Early-age vaccination around age 11 or 12 is ideal. Children are getting other vaccines usually at that point in time, and this is when the immune system is most active; so a vaccination given at 11 or 12 has much more activity than one given, say, at age 25 or 26.
Also, most children are not sexually active at age 12, and it's much better to give the vaccine before the onset of sexual activity, so we are giving it to people before they can be exposed to HPV.
However, if it’s given after a person has become sexually active, it still reduces the risk of getting HPV. Those already infected with HPV should still get the vaccine as well — if they are younger than 26 — as it helps protect against other types of HPV that can lead to cancer.
The HPV vaccine should be given, again, both to boys and girls. While boys/men infected with HPV cannot develop cervical cancer, they can get other HPV-related cancers and genital warts. They also can spread the virus to their sexual partners.
CDC Recommendations for HPV Vaccination
The U.S. Centers for Disease Prevention and Control (CDC) recommends the HPV vaccine for:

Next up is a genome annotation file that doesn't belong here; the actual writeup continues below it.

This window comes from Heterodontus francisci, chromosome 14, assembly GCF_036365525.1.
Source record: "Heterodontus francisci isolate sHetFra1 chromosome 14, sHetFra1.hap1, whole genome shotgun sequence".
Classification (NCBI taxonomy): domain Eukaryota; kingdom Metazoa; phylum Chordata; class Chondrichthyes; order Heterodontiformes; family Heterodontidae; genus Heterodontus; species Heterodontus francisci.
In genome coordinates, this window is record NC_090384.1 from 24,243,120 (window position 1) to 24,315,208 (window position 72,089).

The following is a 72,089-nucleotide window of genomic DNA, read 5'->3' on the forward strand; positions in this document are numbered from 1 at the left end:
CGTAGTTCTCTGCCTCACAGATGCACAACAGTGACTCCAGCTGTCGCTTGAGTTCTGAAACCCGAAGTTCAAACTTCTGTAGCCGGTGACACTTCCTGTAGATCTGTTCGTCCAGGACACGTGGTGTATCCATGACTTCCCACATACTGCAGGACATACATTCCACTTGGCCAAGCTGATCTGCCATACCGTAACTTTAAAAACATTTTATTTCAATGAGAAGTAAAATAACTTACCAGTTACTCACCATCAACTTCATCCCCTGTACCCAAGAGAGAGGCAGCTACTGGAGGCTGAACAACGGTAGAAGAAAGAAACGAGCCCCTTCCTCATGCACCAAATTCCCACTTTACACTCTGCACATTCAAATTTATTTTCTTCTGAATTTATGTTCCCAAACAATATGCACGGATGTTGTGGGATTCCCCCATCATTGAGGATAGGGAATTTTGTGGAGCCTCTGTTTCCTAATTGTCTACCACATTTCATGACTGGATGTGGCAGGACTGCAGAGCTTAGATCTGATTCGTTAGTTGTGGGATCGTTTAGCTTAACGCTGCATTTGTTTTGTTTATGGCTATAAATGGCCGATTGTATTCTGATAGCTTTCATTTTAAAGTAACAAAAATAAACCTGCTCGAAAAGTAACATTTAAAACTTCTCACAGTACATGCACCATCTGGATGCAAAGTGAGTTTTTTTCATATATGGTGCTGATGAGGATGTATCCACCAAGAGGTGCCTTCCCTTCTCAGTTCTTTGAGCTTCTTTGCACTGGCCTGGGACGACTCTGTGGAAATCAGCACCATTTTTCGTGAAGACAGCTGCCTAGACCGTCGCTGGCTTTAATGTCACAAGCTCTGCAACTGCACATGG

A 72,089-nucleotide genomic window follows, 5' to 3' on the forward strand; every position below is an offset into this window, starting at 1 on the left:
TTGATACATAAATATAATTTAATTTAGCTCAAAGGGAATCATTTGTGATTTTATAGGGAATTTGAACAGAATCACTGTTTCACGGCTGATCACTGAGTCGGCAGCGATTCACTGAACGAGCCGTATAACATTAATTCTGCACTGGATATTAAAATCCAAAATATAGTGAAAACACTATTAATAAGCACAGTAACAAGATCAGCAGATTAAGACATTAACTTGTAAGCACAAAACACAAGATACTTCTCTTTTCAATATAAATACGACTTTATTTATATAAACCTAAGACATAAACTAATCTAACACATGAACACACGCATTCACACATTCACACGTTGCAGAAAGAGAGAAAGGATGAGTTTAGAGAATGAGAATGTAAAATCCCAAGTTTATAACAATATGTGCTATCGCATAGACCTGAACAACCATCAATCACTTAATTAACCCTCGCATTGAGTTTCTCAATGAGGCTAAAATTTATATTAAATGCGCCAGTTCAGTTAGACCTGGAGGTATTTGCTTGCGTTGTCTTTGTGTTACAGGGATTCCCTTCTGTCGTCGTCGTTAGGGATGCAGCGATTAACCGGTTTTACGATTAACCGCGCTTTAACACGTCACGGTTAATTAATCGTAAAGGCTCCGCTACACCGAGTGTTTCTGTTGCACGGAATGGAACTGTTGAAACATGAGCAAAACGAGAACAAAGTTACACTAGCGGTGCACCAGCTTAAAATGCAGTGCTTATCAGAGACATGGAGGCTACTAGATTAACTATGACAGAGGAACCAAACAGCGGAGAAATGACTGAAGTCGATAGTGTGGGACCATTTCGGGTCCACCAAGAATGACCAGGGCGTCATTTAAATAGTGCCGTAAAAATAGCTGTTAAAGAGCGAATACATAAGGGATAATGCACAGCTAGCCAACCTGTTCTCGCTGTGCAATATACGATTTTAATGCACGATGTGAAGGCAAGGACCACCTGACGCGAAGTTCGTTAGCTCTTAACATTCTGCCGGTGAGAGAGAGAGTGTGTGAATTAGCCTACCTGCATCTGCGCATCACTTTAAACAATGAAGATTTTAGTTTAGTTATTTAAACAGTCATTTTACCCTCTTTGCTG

• Girls and boys/women and men, ages 9 to 45.
• For those 9 to 14 years old, two shots of vaccine are recommended; the second shot should be given six to 12 months after the first one.
• For those age 15 and older, three shots of vaccine are recommended, and they should be given within six months.
Are there resources for families that are still on the fence about having their children vaccinated for HPV?
Studies show that the HPV vaccine does not increase sexual activity in boys or girls who are given the vaccine. It's also a very safe vaccine, but further information can be obtained from the child’s pediatrician's office. Mom's gynecologist's office should have all the information about the HPV vaccine also, as should the local Health Department branch.
For more on HPV and cervical cancer, check out this Healthe-Mattters post in our blog library.
Richard Boothby, MD, is an experienced gynecologic (GYN) oncologist known for utilizing state-of-the-art, innovative techniques that offer patients more options for diagnosing and treating gynecologic diseases. His specialties include minimally invasive and robotic surgical procedures for GYN cancers and conditions.